Film & TV

Julia Roberts Talks New Film Wonder and the Importance of Human Connection

L'Officiel caught up with the American icon to discuss her latest project and the perils of social media.
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Julia Roberts has not really changed since Pretty Woman; she still possesses the same confidence, the same empathy, and the same natural charm coupled with a hypnotic aura. Her latest role, as the mother of a child with Treacher Collins syndrome in Stephen Chbosky's Wonder, has been very well received, and she's looking as beautiful as ever in a new campaign out for the tights brand Calzedonia. And yet, Roberts, whose smile is worth far more than a million dollars, still traces her career path with humility. Here, we caught up the Hollywood superstar under a late summer sun in Verona.


Being an ambassador of a tights line, while your legs are the object of a fascination, of a myth itself, is this a way for you to play with your own image?

In part, yes. I find it fun and important to cultivate all those things that are part of you and that you can never change, without dwelling on what it generates. This story of legs, of a smile... all this is only a dice throw. My two sisters and I have different physiques. Chance wanted me to inherit such legs.

The acceptance of differences is the whole subject of your latest film, Wonder...

Today, people, especially the youngest ones, have trouble taking the time to get to know each other. Someone on the outside might not be handsome inside, and vice versa, you know? Everything is going very quickly around us, the children are parasitized by all their's a nice idea to say: "Let's take the time to sit and talk together."

You think about the impact of social networks on human relationships...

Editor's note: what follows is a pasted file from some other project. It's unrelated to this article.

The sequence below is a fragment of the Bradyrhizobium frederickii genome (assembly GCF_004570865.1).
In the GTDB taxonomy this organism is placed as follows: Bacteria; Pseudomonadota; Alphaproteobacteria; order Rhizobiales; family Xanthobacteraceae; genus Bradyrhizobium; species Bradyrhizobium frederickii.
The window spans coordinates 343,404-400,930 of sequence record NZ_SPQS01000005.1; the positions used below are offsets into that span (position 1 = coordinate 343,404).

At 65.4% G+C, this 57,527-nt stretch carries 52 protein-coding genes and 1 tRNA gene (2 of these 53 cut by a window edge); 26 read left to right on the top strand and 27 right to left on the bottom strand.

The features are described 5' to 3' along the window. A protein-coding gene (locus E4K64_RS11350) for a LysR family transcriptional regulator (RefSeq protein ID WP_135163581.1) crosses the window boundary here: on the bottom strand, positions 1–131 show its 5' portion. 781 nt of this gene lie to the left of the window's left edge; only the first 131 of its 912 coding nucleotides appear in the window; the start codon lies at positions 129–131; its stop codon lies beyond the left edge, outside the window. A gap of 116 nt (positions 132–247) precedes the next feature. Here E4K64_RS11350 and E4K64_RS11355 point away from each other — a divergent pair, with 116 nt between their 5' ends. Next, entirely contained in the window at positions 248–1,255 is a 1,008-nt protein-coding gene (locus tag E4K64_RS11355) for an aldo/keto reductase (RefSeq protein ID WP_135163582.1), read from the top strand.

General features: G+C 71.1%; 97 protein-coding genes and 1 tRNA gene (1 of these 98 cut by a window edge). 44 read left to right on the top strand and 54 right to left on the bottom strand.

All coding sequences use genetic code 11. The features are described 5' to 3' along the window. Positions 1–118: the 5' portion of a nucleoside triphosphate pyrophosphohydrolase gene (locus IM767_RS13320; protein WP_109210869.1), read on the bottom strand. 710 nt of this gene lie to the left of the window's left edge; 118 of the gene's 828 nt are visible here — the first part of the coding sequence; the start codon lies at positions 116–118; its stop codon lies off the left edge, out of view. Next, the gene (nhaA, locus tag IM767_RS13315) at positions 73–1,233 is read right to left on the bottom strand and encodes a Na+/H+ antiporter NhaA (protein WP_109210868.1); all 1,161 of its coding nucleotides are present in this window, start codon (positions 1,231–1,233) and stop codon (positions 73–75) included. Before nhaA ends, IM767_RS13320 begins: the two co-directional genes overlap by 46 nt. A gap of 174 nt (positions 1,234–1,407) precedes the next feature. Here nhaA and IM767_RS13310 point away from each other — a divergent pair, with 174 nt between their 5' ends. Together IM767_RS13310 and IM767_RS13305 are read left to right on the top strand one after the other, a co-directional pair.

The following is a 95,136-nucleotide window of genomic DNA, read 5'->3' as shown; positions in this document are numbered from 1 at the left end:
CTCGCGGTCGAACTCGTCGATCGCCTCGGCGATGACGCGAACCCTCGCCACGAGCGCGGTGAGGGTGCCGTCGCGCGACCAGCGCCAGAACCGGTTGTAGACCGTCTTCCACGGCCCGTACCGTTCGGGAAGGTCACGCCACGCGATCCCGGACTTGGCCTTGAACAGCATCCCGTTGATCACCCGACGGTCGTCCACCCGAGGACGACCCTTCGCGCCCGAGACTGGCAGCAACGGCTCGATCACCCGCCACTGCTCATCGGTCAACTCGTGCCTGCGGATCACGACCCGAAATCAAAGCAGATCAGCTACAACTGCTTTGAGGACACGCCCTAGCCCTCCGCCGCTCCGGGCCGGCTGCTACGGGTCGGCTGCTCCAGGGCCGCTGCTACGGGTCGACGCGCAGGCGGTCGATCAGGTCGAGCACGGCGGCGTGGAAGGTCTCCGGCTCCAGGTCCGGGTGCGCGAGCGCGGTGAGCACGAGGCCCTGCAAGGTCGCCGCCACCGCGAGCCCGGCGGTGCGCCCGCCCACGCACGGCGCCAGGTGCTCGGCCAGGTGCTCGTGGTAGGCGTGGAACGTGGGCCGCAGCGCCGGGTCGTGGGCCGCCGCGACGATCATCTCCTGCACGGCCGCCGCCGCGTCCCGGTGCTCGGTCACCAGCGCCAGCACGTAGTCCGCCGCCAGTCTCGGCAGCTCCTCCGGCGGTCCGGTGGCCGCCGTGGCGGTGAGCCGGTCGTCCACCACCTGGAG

My opinion is mixed. I like the idea of ​​being able to keep in touch with people we rarely see, who are far away...but virtuality creates a separation, a barrier with the human experience. Nothing replaces sharing space, time, a conversation with someone.

Let's talk about legs...and cinema. What's one mythical scene you can think of?

The dialogue between Anne Bancroft and Dustin Hoffman in Mike Nichols's The Graduate: "Mrs. Robinson, you're trying to seduce me, aren't you?" 

What has changed since that film, in 1967, in the way of filming, these famous "compasses" that Truffaut was talking about at the same time?

Many things have changed, not only in the cinema, in real life too. Today, people are much more comfortable with their bodies, they strip themselves in the street, and that's a good thing. However, I find that in the cinema – and I do not want to talk like a grandmother — trivializing nudity reduces the ability of the seventh art to suggest. Today, directors have more trouble provoking as they did in the 1960s and 1970s — like with a simple touch of the legs. 

Stephen Chbosky's Wonder is in theaters now.

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